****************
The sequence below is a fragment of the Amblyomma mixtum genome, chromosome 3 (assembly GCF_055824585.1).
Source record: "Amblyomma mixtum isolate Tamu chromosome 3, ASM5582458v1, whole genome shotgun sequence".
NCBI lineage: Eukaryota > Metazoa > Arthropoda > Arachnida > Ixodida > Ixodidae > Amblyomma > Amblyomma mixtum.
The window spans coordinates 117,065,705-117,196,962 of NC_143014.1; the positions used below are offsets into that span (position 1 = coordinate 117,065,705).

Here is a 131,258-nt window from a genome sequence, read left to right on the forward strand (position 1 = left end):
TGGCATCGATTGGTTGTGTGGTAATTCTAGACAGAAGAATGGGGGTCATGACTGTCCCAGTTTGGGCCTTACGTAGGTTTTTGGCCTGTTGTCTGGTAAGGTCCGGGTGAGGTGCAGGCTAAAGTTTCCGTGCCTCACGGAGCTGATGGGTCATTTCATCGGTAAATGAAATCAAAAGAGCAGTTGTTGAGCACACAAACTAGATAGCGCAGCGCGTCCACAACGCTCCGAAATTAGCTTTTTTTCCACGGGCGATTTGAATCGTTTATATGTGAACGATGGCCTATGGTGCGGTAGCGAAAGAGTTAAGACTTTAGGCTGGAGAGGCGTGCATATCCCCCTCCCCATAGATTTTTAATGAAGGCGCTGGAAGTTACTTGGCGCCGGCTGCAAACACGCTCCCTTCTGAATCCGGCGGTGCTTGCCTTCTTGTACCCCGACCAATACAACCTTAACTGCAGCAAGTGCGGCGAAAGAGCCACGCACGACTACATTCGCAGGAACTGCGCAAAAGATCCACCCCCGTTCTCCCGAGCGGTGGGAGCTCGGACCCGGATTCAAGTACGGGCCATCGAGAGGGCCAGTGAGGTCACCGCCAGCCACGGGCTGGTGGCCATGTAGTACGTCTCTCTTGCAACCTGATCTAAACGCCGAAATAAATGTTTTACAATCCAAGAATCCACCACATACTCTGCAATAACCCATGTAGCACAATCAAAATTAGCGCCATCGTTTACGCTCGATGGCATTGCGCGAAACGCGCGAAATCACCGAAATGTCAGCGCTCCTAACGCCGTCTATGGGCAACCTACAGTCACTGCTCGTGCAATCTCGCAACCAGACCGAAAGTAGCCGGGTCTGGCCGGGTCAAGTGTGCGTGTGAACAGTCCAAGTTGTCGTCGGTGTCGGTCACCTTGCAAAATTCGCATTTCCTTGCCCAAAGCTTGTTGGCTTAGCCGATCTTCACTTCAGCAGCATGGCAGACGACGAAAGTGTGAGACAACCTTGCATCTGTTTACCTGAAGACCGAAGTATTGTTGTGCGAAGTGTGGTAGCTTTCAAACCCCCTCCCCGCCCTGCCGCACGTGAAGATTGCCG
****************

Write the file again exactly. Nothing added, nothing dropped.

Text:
The sequence below is a fragment of the Amblyomma mixtum genome, chromosome 3 (assembly GCF_055824585.1).
Source record: "Amblyomma mixtum isolate Tamu chromosome 3, ASM5582458v1, whole genome shotgun sequence".
NCBI lineage: Eukaryota > Metazoa > Arthropoda > Arachnida > Ixodida > Ixodidae > Amblyomma > Amblyomma mixtum.
The window spans coordinates 117,065,705-117,196,962 of NC_143014.1; the positions used below are offsets into that span (position 1 = coordinate 117,065,705).

Here is a 131,258-nt window from a genome sequence, read left to right on the forward strand (position 1 = left end):
TGGCATCGATTGGTTGTGTGGTAATTCTAGACAGAAGAATGGGGGTCATGACTGTCCCAGTTTGGGCCTTACGTAGGTTTTTGGCCTGTTGTCTGGTAAGGTCCGGGTGAGGTGCAGGCTAAAGTTTCCGTGCCTCACGGAGCTGATGGGTCATTTCATCGGTAAATGAAATCAAAAGAGCAGTTGTTGAGCACACAAACTAGATAGCGCAGCGCGTCCACAACGCTCCGAAATTAGCTTTTTTTCCACGGGCGATTTGAATCGTTTATATGTGAACGATGGCCTATGGTGCGGTAGCGAAAGAGTTAAGACTTTAGGCTGGAGAGGCGTGCATATCCCCCTCCCCATAGATTTTTAATGAAGGCGCTGGAAGTTACTTGGCGCCGGCTGCAAACACGCTCCCTTCTGAATCCGGCGGTGCTTGCCTTCTTGTACCCCGACCAATACAACCTTAACTGCAGCAAGTGCGGCGAAAGAGCCACGCACGACTACATTCGCAGGAACTGCGCAAAAGATCCACCCCCGTTCTCCCGAGCGGTGGGAGCTCGGACCCGGATTCAAGTACGGGCCATCGAGAGGGCCAGTGAGGTCACCGCCAGCCACGGGCTGGTGGCCATGTAGTACGTCTCTCTTGCAACCTGATCTAAACGCCGAAATAAATGTTTTACAATCCAAGAATCCACCACATACTCTGCAATAACCCATGTAGCACAATCAAAATTAGCGCCATCGTTTACGCTCGATGGCATTGCGCGAAACGCGCGAAATCACCGAAATGTCAGCGCTCCTAACGCCGTCTATGGGCAACCTACAGTCACTGCTCGTGCAATCTCGCAACCAGACCGAAAGTAGCCGGGTCTGGCCGGGTCAAGTGTGCGTGTGAACAGTCCAAGTTGTCGTCGGTGTCGGTCACCTTGCAAAATTCGCATTTCCTTGCCCAAAGCTTGTTGGCTTAGCCGATCTTCACTTCAGCAGCATGGCAGACGACGAAAGTGTGAGACAACCTTGCATCTGTTTACCTGAAGACCGAAGTATTGTTGTGCGAAGTGTGGTAGCTTTCAAACCCCCTCCCCGCCCTGCCGCACGTGAAGATTGCCG